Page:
TOBACCO FACES THE FUTURE : ROLE MODELS

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The report in last week's Advertising Age that R.J. Reynolds Tobacco Co. has been talking with North Carolina's attorney general about a "model" state law to curb youth smoking is encouraging.

RJR's North Carolina conversations, and Philip Morris Cos.' earlier sweeping proposals for compromise legislation at the federal level, are smart politics. But this is more important than just tactical maneuvering to fend off President Clinton's overly broad youth smoking plan.

Now that RJR has joined PM in exploring possible compromises, this industry plainly has come to terms with the need for change. For RJR, whose Joe Camel marketing campaigns have been special targets for anti-tobacco forces, it's a significant step.

The North Carolina attorney general's proposals, like President Clinton's, call for tobacco marketers to pull back from a number of advertising media and sponsorship venues. A key part of this or any other youth smoking program must be tougher state and local enforcement of existing laws that bar tobacco sales to minors. Under the North Carolina plan, the tobacco industry would make funds available for state law enforcement or for anti-youth smoking ads to complement state efforts to curb illegal sales. That makes more sense than Food & Drug Administration ultimatums that declare only b&w tombstone cigarette ads are fit for magazines that kids might read.

The willingness to accept some restrictions on present practices can help refocus new youth smoking efforts away from censorship of truthful advertising-as the FDA demands-and toward more advertising and other efforts aimed directly at discouraging teen smoking and keeping cigarettes out of youngsters' hands. That's an approach the rest of the ad industry should be able to support.

The promotions this month of Shelly Lazarus (to CEO of Ogilvy & Mather Worldwide) and Helayne Spivak (to worldwide creative director of Ammirati Puris Lintas) are important steps forward in the continuing diversification of the ad industry. O&M Chairman Charlotte Beers rightfully points out that Ms. Lazarus' being a woman is "incidental" to her promotion; but even Ms. Lazarus in The New York Times quoted a magazine editor who told her, "Each time young women read about [successful women] they get more optimistic about their own futures."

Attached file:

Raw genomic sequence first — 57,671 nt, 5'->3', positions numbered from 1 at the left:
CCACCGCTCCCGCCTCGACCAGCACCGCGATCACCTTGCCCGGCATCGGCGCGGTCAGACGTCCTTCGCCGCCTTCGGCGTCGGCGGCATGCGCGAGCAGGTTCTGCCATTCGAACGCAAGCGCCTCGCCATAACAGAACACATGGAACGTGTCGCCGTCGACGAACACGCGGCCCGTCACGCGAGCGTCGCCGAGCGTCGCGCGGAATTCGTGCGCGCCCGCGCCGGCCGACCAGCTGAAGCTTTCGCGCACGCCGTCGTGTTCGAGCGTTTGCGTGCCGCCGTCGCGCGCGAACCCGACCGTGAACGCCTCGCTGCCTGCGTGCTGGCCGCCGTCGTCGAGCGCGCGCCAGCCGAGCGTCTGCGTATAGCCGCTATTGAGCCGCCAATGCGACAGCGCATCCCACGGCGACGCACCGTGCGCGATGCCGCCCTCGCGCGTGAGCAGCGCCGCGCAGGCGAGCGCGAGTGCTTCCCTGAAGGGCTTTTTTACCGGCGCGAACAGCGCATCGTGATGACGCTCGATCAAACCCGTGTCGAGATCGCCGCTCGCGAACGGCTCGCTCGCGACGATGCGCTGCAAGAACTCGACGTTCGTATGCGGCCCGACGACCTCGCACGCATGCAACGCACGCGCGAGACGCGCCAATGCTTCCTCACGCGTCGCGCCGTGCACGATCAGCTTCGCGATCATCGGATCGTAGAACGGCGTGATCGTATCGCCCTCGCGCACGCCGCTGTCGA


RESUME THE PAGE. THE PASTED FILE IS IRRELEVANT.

How true. And the industry's track record in hiring and promoting women has been terrific. According to Bureau of Labor Statistics data, well over half the people who work in advertising-and at ad agencies-are women. And more women like Ms. Beers, Ms. Lazarus and Ms. Spivak are climbing to the highest levels of the business.

Too bad the industry's record in hiring and promoting minorities isn't as bright. There isn't much reliable data available; but, as one potential source of information on the number of minorities in advertising said last week, "It's pretty dismal." Various industry groups, including the American Association of Advertising Agencies, are devoting resources to the issue. The Advertising Club of New York just last week put together a panel discussion on "Why diversity works." The Ad Club used the forum to premiere a video, underwritten by AT&T, that encourages minority college students to consider careers in advertising.

We hope the industry's efforts succeed so that in the future, when a woman or minority is named to the top spot at a leading ad company, their race and gender are truly "incidental."

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